Rising US LNG exports boost interest in natgas futures
(Reuters) — A surge in speculative interest in the US LNG export boom has pushed open interest in natural gas futures to an all-time high, traders said on Thursday.
Open interest, which measures the number of contracts outstanding, in the Henry Hub front-month hit 386,826 on the New York Mercantile Exchange on Wednesday, topping the previous high of 366,383 set in May 2016, according to Reuters data going back to 1990.
“There has been a narrative around the market that the LNG exports are going to be the difference maker this winter, in terms of getting supplies tight and prices higher,” said John Kilduff, partner at energy hedge fund Again Capital LLC in New York.
“The thesis is attracting a lot of interest,” he said, noting “the 11–15 day weather models recently exploded, forecasting a fierce cold air mass by mid-month December. The fuse appears lit.”
Futures for calendar 2018 have been trading at a premium over calendar 2019 since August 2016 due primarily to expectations of rising exports next year.
The United States is expected to be a net gas exporter on an annual basis in 2017 for the first time in 60 years, due in part to sharp growth in LNG shipments abroad.
The country, which was not exporting any LNG at the start of 2016, is expected to have the world’s third-biggest export capacity of the fuel by the end of 2018, behind only current market leaders Australia and Kuwait.
That rapid growth in LNG exports was due to the ramp up of four 0.6-Bcfd liquefaction trains at Cheniere Energy Inc’s Sabine Pass LNG export facility in Louisiana over the past two years. The first of those trains entered service in February 2016.
By the end of the year, another LNG export facility is expected to join Sabine Pass when Dominion Energy Inc’s 0.7-bcfd Cove Point terminal in Maryland enters service.
In 2018, three more US liquefaction trains are expected to enter service—a 0.3-Bcfd unit at Kinder Morgan Inc’s Elba Island facility in Georgia, a 0.7-Bcfd unit at Freeport LNG’s Freeport facility in Texas and a 0.6-Bcfd unit at Cheniere’s Corpus Christi facility in Texas.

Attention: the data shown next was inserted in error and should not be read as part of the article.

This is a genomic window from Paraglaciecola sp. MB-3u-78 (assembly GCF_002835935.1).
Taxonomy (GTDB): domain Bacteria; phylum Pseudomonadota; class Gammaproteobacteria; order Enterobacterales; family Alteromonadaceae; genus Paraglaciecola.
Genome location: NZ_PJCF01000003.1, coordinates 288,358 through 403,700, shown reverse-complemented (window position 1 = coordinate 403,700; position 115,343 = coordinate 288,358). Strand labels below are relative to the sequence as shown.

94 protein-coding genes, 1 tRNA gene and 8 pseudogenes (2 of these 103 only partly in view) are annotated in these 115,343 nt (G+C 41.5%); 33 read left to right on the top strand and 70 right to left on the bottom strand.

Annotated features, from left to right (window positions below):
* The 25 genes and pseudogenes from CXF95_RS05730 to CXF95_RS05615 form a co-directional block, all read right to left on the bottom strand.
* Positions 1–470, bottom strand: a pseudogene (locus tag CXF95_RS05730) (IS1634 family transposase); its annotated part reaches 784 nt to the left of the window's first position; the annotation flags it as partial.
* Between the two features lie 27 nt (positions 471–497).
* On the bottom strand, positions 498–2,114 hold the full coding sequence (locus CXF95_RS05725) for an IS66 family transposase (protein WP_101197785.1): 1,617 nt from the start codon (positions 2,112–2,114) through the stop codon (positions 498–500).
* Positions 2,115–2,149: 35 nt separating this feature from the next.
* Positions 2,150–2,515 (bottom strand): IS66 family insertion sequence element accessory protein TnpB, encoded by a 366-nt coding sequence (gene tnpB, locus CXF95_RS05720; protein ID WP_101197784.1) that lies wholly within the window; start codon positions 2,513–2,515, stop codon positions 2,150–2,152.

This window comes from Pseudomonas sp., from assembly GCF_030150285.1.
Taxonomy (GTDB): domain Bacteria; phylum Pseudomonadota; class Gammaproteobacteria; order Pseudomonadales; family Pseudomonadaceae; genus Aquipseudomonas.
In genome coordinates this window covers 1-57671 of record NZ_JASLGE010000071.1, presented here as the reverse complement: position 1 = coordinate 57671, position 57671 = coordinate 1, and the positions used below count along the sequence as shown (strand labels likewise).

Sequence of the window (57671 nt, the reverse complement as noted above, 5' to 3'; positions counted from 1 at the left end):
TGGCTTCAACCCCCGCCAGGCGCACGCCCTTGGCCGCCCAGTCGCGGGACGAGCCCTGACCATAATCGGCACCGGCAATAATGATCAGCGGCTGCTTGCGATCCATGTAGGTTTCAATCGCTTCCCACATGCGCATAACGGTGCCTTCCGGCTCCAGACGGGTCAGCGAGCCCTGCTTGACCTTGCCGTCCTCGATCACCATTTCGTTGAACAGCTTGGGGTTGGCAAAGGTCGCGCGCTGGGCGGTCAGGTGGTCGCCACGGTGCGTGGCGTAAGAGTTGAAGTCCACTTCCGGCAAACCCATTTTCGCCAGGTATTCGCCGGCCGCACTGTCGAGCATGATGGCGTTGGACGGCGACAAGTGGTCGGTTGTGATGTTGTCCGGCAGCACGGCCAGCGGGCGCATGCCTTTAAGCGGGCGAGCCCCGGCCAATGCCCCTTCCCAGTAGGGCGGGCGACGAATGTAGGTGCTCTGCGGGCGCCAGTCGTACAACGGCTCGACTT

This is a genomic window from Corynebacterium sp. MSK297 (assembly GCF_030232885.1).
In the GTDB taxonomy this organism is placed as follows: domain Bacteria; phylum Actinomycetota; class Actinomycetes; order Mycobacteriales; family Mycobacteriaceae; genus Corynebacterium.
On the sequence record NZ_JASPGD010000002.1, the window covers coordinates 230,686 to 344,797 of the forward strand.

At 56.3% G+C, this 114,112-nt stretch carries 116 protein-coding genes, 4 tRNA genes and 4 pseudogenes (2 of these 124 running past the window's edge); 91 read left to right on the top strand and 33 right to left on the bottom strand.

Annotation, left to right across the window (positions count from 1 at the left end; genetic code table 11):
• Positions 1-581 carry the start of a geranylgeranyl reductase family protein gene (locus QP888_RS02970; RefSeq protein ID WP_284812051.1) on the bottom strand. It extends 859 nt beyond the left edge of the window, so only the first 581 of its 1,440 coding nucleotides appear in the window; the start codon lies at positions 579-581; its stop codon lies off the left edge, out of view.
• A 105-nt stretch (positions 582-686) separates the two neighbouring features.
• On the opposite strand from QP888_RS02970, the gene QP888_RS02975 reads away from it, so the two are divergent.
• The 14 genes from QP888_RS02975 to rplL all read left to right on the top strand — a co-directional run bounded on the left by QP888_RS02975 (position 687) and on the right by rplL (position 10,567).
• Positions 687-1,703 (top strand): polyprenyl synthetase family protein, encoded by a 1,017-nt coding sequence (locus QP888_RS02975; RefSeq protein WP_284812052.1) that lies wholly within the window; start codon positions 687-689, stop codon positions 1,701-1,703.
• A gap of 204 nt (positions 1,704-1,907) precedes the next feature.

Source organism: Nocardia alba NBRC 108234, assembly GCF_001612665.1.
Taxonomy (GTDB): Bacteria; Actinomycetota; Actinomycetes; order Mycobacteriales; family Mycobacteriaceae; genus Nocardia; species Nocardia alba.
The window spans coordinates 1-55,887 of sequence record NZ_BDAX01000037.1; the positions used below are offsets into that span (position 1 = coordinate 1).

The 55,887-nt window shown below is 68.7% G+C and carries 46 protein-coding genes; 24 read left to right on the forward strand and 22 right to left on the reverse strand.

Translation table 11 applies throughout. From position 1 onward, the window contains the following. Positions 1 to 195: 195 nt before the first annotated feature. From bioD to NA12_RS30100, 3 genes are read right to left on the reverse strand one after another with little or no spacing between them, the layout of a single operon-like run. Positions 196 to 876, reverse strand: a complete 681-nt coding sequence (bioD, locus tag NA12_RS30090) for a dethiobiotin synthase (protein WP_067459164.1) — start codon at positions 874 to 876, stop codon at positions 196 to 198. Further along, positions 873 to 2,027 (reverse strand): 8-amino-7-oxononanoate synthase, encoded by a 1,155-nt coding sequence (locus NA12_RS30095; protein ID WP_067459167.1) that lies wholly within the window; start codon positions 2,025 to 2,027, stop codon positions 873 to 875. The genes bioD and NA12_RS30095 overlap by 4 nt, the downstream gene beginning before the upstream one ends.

Reporting by Scott DiSavino; Editing by Tom Brown
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At October’s HPI Forecast Breakfast for our sister publication, <i>Hydrocarbon Processing</i>, I shared <i>Gas Processing</i>’s forecast on change in the LNG industry.
In one of the toughest markets in the history of gas compression, we are challenged to deliver more with less.
The New LNG Imperative
The shale gas boom established the US as the world’s leading natural gas producer and is responsible for billions of dollars of investments in the US gas processing industry. Since 2012, the US has witnessed unprecedented growth in new gas processing capacity and infrastructure. This rise is due to greater production of domestic shale gas, which is providing cheap, available feedstock to fuel the domestic gas processing, LNG and petrochemical industries. New gas processing projects include the construction of billions of cubic feet per day of new cryogenic and gas processing capacity, NGL fractionators, multi-billion-dollar pipeline infrastructure projects, and the development of millions of tons per year of new LNG export terminal construction. Attend this webcast to hear from Lee Nichols, Editor/Associate Publisher, Hydrocarbon Processing, Scott Allgood, Director-Data Services, Energy Web Atlas and Peregrine Bush, Senior Cartographic Editor, Petroleum Economist as they discuss the future of LNG and the application of Energy Web Atlas, a web-based GIS platform which allows users to track real-time information for every LNG project.
November 29, 2017 10am CST
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